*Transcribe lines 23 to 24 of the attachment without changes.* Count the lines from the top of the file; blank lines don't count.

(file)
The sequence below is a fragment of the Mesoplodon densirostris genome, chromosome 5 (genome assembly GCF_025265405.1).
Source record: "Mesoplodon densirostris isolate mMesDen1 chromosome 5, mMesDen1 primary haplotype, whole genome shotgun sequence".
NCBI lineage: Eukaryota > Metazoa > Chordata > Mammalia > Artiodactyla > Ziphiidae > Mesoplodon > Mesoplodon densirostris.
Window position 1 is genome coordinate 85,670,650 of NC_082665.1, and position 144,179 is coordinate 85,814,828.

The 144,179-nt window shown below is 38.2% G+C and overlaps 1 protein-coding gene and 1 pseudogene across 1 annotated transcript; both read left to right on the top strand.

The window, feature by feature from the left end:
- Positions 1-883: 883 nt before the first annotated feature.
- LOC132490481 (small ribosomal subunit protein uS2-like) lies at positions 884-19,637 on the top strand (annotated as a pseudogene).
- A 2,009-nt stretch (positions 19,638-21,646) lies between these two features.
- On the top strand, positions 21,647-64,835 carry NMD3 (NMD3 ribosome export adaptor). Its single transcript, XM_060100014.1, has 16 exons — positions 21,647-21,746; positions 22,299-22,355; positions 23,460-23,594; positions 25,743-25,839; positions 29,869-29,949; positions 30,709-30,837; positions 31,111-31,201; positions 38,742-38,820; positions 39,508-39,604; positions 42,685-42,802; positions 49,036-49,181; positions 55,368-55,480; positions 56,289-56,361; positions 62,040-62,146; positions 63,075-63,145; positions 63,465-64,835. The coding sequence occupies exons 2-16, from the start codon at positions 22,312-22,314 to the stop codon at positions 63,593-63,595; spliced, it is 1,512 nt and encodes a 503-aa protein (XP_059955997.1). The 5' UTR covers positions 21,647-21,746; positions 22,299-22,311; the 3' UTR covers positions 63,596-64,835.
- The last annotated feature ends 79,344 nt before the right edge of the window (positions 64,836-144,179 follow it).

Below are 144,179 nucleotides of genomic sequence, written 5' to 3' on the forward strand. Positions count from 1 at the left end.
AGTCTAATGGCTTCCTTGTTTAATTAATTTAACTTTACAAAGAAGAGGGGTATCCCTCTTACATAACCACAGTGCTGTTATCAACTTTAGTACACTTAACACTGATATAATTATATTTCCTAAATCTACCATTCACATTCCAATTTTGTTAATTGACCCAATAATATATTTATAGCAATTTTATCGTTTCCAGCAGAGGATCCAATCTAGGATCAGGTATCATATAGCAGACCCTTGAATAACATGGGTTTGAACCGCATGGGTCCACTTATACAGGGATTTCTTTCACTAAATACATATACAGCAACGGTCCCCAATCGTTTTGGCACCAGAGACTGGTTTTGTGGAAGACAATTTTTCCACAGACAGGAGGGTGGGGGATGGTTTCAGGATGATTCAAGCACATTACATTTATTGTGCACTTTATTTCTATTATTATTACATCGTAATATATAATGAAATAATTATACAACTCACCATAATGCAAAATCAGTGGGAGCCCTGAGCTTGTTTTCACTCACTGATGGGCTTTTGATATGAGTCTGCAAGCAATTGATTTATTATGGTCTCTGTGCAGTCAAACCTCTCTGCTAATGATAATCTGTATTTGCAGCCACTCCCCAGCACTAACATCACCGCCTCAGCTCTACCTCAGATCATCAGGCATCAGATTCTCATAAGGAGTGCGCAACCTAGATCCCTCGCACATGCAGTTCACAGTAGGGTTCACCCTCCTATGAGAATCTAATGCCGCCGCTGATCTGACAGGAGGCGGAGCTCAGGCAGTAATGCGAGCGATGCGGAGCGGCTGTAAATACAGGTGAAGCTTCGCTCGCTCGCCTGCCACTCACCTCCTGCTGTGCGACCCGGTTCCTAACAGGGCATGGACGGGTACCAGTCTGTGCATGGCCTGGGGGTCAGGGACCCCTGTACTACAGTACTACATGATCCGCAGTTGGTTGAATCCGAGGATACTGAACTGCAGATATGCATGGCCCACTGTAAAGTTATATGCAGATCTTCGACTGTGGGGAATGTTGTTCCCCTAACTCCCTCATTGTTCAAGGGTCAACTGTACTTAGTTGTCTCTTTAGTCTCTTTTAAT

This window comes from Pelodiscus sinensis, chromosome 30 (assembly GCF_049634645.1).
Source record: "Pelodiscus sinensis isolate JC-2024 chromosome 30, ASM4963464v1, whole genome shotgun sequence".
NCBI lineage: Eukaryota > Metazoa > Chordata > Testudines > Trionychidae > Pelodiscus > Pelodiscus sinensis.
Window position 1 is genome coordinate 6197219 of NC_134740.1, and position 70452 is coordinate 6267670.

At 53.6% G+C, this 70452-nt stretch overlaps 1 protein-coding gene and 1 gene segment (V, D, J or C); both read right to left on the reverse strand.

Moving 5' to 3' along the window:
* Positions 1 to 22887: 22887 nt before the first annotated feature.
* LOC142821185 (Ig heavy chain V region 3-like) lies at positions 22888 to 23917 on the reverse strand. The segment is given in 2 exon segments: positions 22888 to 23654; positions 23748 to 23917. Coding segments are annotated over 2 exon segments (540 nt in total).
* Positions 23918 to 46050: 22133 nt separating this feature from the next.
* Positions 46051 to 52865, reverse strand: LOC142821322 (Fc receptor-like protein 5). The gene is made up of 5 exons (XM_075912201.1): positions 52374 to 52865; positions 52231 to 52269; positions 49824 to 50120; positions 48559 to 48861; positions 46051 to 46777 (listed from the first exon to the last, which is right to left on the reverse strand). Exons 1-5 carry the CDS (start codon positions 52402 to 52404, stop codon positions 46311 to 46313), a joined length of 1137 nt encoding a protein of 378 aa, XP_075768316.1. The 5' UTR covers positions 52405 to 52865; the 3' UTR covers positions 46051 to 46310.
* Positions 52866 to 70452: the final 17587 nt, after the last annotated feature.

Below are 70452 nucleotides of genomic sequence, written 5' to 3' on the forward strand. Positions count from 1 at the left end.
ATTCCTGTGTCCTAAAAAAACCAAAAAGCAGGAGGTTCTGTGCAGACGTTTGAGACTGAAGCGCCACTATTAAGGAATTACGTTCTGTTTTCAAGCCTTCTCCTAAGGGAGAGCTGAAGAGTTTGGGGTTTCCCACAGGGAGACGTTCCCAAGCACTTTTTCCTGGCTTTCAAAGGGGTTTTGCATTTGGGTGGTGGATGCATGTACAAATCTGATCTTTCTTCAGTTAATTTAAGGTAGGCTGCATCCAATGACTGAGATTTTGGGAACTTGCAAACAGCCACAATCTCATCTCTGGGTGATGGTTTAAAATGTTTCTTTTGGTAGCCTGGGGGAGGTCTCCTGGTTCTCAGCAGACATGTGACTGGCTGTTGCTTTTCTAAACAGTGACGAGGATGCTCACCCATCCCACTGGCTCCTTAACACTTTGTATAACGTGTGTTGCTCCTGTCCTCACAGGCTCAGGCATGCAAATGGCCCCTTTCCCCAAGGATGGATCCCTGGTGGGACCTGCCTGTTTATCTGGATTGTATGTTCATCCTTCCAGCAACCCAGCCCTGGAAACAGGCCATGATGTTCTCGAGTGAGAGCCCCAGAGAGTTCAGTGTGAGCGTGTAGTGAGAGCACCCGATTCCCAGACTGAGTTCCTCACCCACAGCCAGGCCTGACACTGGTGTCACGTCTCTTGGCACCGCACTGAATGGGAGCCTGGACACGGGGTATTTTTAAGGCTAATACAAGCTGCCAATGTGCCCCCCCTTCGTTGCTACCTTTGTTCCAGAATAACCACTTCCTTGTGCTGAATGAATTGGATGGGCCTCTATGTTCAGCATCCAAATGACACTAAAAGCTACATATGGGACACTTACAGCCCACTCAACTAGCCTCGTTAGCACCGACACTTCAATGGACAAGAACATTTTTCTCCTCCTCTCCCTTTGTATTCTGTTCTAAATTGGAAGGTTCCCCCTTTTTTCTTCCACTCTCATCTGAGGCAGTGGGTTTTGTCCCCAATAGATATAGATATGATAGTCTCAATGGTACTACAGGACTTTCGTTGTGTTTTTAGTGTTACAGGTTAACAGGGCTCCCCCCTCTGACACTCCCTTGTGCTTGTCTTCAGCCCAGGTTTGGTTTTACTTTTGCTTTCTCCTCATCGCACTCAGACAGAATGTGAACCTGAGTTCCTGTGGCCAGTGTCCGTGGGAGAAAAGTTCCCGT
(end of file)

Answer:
* Positions 46051 to 52865, reverse strand: LOC142821322 (Fc receptor-like protein 5). The gene is made up of 5 exons (XM_075912201.1): positions 52374 to 52865; positions 52231 to 52269; positions 49824 to 50120; positions 48559 to 48861; positions 46051 to 46777 (listed from the first exon to the last, which is right to left on the reverse strand). Exons 1-5 carry the CDS (start codon positions 52402 to 52404, stop codon positions 46311 to 46313), a joined length of 1137 nt encoding a protein of 378 aa, XP_075768316.1. The 5' UTR covers positions 52405 to 52865; the 3' UTR covers positions 46051 to 46310.
* Positions 52866 to 70452: the final 17587 nt, after the last annotated feature.